This is not an entirely original idea. In fact, it is probably the original idea when it comes to holiday decorating, and it happens to be a practice I’ve dabbled in before. In the eighties, my family went through a short streak in which we strung popcorn and cranberries into garlands to adorn our otherwise plastic-focused tree. I relished the opportunity to sit and craft with my sisters, who were well into their teens and would never spend time with five- or six-year-old me unless forced. Unfortunately, for me at least, after two years of popping corn and pricking fingertips, our garland-making days ended abruptly when a mouse crept in and ate every kernel from our meticulously strung masterpiece.
Now times have changed. I’m a mom of seventh graders, and it’s my turn to mandate the production of edible garlands and weird memories. This year Theo and Flo will cover okra pods in silver spray paint to add to the string. Not only will the dried vegetable’s icicle shape punctuate the popcorn and cranberries nicely, but by destining my overgrown okra for somewhere beyond the compost pile, I will have performed a sort of Christmas miracle.
I really owe my interest in sustainable decorating, though, to the sweet-gum trees that flank my yard. If you aren’t acquainted with the fast-growing nuisance, you are lucky. Known as the sandspur of the forest, the sweet gum produces oodles of round spiky seedpods roughly an inch in diameter. They aren’t edible. They don’t flower. If you step on them barefoot, it is undeniably painful, and if you mow the grass near one of these towering deciduous weeds, wear goggles, because flying sweet-gum pods can take out a person’s eye.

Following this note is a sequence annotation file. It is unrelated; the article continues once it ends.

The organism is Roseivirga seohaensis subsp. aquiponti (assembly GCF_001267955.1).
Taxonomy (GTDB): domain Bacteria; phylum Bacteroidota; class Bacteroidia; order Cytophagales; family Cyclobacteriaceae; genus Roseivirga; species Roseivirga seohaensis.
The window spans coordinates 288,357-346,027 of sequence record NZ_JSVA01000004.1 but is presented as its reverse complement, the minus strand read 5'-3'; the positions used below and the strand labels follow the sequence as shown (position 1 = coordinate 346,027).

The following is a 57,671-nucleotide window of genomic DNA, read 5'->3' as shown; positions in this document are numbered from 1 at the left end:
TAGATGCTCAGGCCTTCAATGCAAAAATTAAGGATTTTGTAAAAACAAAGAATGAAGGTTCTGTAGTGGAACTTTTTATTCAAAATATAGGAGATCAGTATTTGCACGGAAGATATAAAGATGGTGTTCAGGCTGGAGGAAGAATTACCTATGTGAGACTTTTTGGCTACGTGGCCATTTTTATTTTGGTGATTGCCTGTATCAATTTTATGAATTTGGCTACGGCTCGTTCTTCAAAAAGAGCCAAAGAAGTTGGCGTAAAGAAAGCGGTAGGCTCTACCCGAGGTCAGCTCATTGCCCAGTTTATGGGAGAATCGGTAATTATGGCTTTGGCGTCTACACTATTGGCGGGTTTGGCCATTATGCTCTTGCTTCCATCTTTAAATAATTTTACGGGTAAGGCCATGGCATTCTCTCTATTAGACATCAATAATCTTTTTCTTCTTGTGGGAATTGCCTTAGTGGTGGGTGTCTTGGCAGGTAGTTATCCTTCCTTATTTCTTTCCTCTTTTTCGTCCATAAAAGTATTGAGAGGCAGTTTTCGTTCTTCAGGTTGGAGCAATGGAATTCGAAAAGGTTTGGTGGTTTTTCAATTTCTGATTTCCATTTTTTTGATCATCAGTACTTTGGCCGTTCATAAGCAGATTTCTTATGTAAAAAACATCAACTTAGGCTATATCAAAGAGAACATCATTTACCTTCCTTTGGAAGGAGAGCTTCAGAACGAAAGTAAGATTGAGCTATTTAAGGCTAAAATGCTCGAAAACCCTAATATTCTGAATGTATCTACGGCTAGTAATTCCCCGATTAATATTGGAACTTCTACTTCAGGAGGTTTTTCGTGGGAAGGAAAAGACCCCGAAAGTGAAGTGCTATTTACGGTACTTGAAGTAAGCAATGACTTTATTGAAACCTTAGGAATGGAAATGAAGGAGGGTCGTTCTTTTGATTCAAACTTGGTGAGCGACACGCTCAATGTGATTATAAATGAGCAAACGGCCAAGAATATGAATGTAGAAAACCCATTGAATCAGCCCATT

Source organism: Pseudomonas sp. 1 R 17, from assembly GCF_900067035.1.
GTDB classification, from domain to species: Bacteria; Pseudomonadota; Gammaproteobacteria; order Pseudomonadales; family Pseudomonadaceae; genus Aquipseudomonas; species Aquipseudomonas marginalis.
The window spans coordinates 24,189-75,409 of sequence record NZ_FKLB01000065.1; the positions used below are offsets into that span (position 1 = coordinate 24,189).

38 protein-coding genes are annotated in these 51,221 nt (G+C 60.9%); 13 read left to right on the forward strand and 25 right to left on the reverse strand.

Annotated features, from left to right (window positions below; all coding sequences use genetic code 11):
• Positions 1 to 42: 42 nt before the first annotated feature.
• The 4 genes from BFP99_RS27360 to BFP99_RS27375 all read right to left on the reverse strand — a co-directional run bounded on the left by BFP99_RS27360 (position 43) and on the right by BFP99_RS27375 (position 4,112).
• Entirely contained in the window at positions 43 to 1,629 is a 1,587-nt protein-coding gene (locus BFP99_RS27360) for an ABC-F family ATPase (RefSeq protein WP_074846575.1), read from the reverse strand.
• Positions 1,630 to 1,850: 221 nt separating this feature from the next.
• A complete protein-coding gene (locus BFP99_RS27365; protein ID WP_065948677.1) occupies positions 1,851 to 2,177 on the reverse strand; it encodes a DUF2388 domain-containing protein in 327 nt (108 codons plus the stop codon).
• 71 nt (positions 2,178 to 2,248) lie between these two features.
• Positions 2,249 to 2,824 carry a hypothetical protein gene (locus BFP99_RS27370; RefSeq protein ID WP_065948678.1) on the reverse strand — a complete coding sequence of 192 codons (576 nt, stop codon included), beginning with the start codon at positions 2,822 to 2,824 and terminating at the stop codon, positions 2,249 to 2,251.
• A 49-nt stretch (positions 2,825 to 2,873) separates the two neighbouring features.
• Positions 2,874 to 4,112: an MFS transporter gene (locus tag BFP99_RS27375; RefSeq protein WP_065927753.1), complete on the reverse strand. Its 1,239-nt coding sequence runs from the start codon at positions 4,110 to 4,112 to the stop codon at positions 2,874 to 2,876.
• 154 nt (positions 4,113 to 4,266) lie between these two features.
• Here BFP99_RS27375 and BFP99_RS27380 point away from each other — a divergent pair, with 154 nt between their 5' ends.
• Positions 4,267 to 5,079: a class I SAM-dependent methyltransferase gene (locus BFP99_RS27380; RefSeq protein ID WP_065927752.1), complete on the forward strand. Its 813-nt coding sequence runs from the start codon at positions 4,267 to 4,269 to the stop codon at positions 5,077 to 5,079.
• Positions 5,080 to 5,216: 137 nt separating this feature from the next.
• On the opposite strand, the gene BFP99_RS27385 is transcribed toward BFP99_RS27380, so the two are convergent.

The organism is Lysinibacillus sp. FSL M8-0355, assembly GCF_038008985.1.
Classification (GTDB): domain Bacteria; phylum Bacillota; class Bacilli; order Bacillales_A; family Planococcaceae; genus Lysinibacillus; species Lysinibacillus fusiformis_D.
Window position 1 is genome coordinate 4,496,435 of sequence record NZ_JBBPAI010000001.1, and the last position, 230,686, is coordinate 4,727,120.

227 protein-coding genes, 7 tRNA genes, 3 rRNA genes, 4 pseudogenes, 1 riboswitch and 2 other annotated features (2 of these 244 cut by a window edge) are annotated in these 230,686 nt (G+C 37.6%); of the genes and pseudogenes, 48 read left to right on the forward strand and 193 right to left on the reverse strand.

That’s not to say the sweet gum is good for nothing. I chose to plant one less than a decade ago because they rapidly mature, and my house in the middle of a field needed shade yesterday. Now I’m surrounded by sweet gums that provide just that, but also litter my grass, gutters, and driveway with an unfathomable number of spiny balls.
For years I just tried to overlook them—easy enough if you wear shoes in the yard and are skilled with a leaf blower. But while everyone was making sourdough during the height of the pandemic, I was roaming around Howardville looking for things to repurpose. I drilled holes into old pig feeders and called them planters, polished tractor discs into art, smashed dandelion flowers into balm, gathered truckloads of fallen leaves for luxurious mulch, and yes, squirreled away trash bags full of sweet-gum balls because my mom told me my grandma Iris used to make Christmas decorations out of them.
Mom didn’t know much about the look of the finished ornaments, except that their construction involved a colored toothpick. So the balls and I kind of floundered. Year one, I just put them in a red bowl and threw colored toothpicks on top. Last year, I forgot about them until Christmas Eve, when I rushed outside, grabbed a handful, and tossed them haphazardly around the tree. The ones that landed made an impression, though—their brown roundness set against the tree’s white plastic branches elicited a sort of reverse twinkle.
Too bad I threw that tree away. This year I could have done more with even less.